The Latest on the effects of the coronavirus outbreak on soccer around the world:
Major League Soccer has extended its moratorium on team training through April 3 and still wants players to stay in their team’s local market.
MLS has targeted May 10 as a potential return date.
Team training facilities may be used only for physical therapy purposes at the direction of the team’s medical staff.
The Spanish soccer federation has announced measures to help smaller clubs financially.
The measures include a loan of 4 million euros ($4.3 million) to help pay the salaries of players and coaches.
The loan will be available to clubs from the third and fourth divisions, and futsal clubs. It can be paid back without interest over two seasons.
The federation also says it will negotiate a credit line for teams in the first and second division.
Federation president Luis Rubiales says the federation’s doctors will be made available to help fight the coronavirus pandemic, and the national team’s hotel can be used as a hospital if necessary.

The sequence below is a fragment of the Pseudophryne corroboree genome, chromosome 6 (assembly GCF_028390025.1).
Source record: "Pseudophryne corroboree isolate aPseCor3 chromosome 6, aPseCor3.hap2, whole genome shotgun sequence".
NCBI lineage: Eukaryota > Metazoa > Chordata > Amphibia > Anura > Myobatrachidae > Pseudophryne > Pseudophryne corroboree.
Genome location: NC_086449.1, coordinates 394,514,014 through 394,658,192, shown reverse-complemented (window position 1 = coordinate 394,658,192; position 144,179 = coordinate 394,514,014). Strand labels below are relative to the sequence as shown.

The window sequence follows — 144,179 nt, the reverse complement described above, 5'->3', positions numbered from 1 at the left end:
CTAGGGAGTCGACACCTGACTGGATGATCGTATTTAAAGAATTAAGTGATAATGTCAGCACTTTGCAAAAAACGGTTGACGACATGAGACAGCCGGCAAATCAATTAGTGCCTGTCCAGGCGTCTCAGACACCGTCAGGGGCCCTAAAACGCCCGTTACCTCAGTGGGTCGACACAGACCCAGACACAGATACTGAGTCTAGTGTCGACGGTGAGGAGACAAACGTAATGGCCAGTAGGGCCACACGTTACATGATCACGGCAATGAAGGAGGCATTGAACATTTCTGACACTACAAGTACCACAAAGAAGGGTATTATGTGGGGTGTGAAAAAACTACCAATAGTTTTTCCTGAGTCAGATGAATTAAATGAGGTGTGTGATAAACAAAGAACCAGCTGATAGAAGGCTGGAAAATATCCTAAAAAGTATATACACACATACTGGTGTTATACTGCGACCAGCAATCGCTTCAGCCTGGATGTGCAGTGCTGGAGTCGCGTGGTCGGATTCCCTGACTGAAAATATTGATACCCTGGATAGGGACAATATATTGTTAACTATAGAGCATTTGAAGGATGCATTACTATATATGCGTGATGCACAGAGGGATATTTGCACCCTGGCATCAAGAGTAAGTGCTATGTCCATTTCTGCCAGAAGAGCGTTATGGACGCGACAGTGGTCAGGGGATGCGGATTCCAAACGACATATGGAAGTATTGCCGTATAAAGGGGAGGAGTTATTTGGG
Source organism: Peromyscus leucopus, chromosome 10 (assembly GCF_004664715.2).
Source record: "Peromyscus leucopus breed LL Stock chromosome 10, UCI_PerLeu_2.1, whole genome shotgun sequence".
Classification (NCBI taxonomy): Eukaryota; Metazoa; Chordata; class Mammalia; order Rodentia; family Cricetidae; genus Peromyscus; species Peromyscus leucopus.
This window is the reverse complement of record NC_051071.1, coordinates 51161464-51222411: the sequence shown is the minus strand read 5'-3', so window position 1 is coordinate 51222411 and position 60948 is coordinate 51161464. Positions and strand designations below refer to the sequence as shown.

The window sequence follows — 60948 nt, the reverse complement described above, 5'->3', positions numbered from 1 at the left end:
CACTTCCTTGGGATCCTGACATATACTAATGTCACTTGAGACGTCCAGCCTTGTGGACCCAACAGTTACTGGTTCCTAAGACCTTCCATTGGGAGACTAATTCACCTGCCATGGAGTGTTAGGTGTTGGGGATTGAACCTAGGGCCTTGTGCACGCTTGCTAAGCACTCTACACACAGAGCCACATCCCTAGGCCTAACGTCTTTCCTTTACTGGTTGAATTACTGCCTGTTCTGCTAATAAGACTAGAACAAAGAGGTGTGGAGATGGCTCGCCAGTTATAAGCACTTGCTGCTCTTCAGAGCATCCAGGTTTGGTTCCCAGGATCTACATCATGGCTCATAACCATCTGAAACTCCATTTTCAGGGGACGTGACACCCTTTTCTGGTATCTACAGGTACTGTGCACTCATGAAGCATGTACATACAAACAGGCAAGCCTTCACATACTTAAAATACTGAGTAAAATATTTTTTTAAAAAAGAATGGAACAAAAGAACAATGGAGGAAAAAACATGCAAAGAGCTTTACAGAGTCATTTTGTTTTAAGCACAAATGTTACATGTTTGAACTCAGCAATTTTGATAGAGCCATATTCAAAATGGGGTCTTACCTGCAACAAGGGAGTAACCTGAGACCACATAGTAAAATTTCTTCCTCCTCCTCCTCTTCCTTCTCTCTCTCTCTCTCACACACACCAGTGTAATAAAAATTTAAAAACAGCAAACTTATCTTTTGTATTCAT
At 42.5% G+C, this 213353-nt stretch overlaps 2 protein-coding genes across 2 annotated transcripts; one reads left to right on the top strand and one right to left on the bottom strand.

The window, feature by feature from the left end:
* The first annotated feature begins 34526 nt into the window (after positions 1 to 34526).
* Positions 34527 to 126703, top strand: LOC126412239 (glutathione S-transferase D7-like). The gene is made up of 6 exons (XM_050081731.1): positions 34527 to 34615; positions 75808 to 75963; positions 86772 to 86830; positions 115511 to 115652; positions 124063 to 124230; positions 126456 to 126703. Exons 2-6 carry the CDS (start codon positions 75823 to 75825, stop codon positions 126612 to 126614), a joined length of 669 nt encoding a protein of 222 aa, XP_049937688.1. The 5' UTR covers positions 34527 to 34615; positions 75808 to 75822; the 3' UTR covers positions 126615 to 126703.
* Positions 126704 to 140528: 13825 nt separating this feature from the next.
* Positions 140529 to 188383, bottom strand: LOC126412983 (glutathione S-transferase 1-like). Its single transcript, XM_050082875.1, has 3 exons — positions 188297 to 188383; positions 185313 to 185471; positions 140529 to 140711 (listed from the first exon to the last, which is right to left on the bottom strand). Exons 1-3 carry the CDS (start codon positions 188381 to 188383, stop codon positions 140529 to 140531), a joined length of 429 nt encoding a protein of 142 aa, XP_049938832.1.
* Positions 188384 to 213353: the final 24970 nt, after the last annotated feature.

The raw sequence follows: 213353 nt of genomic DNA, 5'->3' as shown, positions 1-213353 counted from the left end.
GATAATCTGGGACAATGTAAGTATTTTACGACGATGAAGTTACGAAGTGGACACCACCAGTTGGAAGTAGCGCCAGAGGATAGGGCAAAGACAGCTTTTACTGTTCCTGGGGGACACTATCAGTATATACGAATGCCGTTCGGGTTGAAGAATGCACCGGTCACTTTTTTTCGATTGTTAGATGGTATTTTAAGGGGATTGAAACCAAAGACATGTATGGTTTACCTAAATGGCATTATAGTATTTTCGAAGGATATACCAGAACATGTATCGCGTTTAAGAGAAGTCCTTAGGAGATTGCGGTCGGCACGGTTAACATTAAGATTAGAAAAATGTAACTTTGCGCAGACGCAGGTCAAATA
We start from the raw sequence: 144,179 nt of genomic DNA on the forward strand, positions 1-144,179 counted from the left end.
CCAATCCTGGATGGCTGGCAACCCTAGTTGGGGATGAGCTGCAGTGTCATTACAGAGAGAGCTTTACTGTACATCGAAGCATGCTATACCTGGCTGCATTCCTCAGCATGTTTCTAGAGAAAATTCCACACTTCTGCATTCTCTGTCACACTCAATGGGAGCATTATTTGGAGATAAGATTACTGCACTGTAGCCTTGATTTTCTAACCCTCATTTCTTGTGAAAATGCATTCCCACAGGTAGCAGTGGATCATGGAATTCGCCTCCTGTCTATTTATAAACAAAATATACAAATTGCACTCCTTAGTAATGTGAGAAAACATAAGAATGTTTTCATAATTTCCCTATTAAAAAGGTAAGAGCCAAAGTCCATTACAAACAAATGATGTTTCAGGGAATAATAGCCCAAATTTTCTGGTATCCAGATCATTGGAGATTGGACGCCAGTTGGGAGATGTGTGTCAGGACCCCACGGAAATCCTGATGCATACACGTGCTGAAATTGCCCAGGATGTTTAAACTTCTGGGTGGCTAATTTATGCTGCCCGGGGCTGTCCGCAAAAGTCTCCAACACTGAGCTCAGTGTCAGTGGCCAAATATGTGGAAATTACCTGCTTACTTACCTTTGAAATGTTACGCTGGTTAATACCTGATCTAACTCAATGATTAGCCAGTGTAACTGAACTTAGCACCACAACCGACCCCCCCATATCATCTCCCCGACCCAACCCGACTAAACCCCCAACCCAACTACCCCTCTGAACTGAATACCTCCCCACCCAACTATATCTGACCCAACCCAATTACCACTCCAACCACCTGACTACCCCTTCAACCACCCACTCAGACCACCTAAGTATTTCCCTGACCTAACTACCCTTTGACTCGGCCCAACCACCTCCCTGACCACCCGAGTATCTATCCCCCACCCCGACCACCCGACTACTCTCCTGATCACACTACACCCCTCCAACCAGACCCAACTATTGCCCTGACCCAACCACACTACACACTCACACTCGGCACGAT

Premier League teams Brighton and Bournemouth have become the first clubs to sign up to a campaign to make 100,000 free soccer tickets available to medical workers on the front line during the coronavirus outbreak.
The initiative was conceived by executives at Brighton, which has committed to giving National Health Service workers 1,000 tickets for matches and has invited other clubs from the Premier League, English Football League, Scotland and Northern Ireland to join in.
Bournemouth immediately followed suit, offering “a minimum of” 1,000 tickets.
Brighton chief executive Paul Barber says “we feel this is a small way in which we can show our gratitude for those NHS staff on the front line who are fighting the battle on behalf of all of us and give them something to look forward to.”